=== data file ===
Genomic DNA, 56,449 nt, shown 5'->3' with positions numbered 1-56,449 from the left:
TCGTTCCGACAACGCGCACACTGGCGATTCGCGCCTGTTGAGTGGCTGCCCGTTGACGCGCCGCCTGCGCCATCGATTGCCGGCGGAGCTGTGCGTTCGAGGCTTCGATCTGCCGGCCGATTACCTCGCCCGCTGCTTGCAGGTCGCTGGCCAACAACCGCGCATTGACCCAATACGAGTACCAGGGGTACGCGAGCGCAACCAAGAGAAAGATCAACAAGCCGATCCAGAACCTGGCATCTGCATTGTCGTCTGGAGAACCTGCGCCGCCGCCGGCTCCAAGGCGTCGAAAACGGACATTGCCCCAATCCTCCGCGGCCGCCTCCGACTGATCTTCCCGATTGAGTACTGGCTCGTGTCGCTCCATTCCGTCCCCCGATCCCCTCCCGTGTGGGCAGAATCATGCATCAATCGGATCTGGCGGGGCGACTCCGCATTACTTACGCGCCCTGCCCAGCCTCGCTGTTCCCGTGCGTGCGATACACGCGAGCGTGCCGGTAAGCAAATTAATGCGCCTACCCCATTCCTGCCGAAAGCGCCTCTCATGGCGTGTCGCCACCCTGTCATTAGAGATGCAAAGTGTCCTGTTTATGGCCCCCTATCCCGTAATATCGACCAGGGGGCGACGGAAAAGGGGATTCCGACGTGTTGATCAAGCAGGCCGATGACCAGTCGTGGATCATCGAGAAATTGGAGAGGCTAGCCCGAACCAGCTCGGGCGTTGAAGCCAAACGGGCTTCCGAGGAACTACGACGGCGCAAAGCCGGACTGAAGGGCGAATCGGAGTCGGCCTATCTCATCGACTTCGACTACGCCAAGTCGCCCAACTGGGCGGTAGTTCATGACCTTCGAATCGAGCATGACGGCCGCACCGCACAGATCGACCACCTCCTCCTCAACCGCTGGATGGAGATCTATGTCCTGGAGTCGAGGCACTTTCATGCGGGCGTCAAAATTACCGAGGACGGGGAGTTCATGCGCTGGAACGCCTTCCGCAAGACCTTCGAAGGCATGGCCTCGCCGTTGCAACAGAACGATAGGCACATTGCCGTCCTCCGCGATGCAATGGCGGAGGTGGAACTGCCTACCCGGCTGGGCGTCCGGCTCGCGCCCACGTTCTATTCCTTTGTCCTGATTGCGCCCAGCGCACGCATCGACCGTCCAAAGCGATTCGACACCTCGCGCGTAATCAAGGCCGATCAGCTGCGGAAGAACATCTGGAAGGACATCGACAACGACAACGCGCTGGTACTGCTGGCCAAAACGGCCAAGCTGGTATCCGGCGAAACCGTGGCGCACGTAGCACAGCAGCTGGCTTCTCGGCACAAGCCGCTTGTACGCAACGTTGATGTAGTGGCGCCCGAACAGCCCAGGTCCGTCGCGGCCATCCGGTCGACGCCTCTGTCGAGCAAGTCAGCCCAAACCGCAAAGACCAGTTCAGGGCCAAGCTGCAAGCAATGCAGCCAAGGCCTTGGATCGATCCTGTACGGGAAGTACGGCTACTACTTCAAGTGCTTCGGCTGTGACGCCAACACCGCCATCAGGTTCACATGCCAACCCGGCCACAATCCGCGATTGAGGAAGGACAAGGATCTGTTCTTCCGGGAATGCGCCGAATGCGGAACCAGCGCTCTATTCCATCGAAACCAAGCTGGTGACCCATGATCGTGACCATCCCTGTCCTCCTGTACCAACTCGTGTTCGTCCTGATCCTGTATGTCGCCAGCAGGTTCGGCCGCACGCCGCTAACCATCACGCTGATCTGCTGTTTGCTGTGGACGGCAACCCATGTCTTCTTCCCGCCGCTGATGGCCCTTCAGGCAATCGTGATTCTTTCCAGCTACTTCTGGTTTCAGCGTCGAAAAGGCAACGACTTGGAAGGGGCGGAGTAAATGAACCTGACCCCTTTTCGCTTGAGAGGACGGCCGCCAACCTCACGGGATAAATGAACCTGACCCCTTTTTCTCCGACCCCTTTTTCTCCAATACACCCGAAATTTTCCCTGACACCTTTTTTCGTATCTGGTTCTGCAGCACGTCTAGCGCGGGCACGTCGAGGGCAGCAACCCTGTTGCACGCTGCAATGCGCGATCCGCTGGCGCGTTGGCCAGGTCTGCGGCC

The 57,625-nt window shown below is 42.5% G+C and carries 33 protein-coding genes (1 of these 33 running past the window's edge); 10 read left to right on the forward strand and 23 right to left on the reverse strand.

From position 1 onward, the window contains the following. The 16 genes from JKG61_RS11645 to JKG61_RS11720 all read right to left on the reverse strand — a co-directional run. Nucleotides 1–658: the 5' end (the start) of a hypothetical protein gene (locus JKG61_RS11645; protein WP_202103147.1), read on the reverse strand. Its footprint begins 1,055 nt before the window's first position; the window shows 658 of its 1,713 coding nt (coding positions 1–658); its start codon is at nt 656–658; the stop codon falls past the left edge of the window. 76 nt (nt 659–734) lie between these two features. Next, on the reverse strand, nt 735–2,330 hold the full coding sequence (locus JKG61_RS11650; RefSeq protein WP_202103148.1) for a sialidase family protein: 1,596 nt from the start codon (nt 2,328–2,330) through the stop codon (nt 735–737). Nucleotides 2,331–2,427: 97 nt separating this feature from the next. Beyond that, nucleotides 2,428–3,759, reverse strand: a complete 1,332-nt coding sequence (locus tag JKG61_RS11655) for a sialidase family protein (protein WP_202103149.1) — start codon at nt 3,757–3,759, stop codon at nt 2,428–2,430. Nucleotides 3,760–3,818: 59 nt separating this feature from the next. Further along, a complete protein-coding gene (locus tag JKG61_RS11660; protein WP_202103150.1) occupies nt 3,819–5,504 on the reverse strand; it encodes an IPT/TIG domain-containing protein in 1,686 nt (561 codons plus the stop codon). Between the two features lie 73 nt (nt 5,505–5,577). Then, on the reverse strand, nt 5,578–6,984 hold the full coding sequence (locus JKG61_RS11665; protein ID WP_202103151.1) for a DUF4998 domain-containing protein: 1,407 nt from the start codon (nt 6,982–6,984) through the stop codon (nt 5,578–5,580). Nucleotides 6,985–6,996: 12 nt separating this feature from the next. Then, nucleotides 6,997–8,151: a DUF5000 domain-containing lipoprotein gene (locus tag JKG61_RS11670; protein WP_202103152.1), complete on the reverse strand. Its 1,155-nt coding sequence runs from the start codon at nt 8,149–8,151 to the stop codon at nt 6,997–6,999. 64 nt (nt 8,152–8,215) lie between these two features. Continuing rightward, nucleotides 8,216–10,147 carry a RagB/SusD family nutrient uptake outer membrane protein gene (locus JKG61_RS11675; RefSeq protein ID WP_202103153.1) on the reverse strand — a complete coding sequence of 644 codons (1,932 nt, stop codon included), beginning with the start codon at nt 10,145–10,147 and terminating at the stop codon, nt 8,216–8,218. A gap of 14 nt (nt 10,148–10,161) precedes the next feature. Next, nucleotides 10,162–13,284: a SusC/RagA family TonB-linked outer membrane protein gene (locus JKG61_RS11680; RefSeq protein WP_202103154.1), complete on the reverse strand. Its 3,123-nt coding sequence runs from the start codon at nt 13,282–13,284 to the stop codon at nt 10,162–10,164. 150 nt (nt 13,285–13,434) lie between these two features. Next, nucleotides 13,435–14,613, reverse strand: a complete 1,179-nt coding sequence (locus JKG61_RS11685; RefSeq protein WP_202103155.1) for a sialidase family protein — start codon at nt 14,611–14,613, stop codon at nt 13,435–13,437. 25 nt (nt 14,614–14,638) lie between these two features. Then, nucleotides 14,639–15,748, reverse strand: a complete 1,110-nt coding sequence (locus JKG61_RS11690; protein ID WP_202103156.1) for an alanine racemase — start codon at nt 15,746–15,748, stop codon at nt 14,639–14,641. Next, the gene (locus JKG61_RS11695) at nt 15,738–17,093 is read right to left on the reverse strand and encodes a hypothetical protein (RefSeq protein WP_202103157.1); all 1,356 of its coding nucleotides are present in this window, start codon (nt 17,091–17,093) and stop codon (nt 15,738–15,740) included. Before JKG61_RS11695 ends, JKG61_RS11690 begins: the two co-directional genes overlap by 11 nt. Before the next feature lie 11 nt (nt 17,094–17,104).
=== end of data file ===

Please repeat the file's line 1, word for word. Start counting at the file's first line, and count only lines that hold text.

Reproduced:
Genomic DNA, 56,449 nt, shown 5'->3' with positions numbered 1-56,449 from the left: